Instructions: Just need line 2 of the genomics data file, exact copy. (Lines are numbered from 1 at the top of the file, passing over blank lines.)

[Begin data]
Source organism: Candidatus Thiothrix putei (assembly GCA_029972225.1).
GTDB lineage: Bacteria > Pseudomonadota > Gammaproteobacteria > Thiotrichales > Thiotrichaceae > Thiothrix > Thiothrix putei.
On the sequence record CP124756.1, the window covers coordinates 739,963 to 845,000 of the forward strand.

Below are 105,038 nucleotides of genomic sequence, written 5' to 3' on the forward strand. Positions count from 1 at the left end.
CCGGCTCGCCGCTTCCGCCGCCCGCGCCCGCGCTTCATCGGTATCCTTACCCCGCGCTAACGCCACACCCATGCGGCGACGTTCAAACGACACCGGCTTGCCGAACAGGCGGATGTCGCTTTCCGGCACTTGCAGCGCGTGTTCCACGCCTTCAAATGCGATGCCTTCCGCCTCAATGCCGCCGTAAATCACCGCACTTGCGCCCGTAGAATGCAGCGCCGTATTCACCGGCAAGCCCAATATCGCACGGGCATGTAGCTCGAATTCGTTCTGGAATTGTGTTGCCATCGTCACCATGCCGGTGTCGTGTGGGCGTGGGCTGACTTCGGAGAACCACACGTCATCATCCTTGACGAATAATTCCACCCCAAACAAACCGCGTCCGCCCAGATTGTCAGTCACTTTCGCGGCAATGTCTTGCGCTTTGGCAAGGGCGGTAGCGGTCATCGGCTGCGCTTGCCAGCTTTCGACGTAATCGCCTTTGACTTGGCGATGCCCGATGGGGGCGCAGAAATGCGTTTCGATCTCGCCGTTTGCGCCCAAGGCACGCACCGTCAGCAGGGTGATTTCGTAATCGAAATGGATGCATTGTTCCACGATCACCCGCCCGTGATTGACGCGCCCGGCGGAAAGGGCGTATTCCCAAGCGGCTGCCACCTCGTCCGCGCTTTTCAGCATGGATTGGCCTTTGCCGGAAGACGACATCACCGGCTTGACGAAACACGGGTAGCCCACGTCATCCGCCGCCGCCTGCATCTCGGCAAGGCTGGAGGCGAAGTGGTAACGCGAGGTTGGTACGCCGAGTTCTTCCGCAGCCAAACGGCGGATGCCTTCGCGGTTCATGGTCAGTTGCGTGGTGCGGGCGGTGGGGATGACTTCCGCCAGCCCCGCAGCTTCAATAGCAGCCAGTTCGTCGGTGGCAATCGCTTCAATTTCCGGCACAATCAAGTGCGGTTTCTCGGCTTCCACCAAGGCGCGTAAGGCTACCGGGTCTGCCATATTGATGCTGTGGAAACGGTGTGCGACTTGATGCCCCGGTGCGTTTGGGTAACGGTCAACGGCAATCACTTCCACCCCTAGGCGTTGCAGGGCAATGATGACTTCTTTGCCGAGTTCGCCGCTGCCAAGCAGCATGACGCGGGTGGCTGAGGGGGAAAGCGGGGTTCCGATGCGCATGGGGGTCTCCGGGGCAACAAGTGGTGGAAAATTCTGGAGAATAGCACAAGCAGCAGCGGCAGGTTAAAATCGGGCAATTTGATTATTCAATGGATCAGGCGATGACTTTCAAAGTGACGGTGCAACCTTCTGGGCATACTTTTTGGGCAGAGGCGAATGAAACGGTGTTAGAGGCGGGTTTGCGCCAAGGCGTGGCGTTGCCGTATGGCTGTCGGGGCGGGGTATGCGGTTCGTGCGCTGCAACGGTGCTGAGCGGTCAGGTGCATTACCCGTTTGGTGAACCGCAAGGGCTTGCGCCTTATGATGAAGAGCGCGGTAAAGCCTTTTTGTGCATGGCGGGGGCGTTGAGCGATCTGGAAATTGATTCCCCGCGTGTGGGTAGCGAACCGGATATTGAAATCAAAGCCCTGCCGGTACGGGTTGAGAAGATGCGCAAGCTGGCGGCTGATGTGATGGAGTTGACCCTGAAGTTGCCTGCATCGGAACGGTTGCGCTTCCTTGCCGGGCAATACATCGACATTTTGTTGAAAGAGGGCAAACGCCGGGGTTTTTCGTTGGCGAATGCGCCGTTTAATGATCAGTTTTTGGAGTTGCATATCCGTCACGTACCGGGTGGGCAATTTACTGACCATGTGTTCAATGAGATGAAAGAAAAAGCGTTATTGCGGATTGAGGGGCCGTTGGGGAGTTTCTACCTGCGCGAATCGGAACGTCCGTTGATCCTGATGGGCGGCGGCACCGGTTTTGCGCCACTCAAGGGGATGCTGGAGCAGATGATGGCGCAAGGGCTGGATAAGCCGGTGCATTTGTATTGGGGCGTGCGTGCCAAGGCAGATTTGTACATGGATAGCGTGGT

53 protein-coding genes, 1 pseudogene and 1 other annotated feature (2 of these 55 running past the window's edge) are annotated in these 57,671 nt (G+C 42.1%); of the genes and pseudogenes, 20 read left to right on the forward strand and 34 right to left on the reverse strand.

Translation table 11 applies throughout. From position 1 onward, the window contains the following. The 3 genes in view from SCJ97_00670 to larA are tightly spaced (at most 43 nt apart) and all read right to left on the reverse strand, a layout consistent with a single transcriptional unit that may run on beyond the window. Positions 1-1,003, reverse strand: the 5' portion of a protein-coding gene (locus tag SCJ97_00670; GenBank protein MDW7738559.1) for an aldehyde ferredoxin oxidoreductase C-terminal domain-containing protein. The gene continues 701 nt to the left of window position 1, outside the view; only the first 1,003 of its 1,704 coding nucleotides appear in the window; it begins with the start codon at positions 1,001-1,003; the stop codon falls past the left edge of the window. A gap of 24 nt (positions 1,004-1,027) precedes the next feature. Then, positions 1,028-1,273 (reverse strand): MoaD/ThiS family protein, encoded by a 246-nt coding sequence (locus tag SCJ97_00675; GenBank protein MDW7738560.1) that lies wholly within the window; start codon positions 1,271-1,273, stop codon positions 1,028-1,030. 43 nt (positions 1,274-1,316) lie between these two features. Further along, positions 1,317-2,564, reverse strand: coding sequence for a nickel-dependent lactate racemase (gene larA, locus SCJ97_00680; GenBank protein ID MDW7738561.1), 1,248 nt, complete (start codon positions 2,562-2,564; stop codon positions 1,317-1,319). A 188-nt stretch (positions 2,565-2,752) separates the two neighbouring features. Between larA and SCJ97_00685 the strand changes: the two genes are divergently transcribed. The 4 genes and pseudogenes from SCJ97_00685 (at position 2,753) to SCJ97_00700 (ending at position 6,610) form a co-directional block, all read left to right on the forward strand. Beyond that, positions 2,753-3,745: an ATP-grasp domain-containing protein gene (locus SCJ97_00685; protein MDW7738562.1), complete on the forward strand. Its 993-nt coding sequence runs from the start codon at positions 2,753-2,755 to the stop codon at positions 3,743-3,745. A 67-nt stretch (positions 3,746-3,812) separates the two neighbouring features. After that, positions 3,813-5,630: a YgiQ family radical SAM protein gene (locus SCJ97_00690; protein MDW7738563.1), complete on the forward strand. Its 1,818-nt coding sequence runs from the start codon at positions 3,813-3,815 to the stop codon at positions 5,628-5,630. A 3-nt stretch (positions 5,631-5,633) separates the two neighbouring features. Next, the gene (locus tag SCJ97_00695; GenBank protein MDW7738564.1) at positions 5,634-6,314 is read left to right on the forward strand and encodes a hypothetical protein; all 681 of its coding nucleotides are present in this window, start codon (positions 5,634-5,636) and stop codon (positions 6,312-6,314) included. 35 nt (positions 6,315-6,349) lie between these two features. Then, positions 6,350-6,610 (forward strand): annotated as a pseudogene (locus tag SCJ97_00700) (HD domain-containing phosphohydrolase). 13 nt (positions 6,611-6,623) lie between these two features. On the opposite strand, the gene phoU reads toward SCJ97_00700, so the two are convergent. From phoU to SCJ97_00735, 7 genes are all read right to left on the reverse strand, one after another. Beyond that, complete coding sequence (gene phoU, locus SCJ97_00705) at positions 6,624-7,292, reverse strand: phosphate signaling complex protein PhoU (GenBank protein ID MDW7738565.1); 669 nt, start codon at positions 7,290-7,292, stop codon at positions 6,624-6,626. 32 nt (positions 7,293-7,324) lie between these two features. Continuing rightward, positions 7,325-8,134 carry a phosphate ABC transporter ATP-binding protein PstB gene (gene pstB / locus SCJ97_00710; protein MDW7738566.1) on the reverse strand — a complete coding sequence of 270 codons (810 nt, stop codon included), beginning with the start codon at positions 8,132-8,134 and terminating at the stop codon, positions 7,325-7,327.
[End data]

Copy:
GTDB lineage: Bacteria > Pseudomonadota > Gammaproteobacteria > Thiotrichales > Thiotrichaceae > Thiothrix > Thiothrix putei.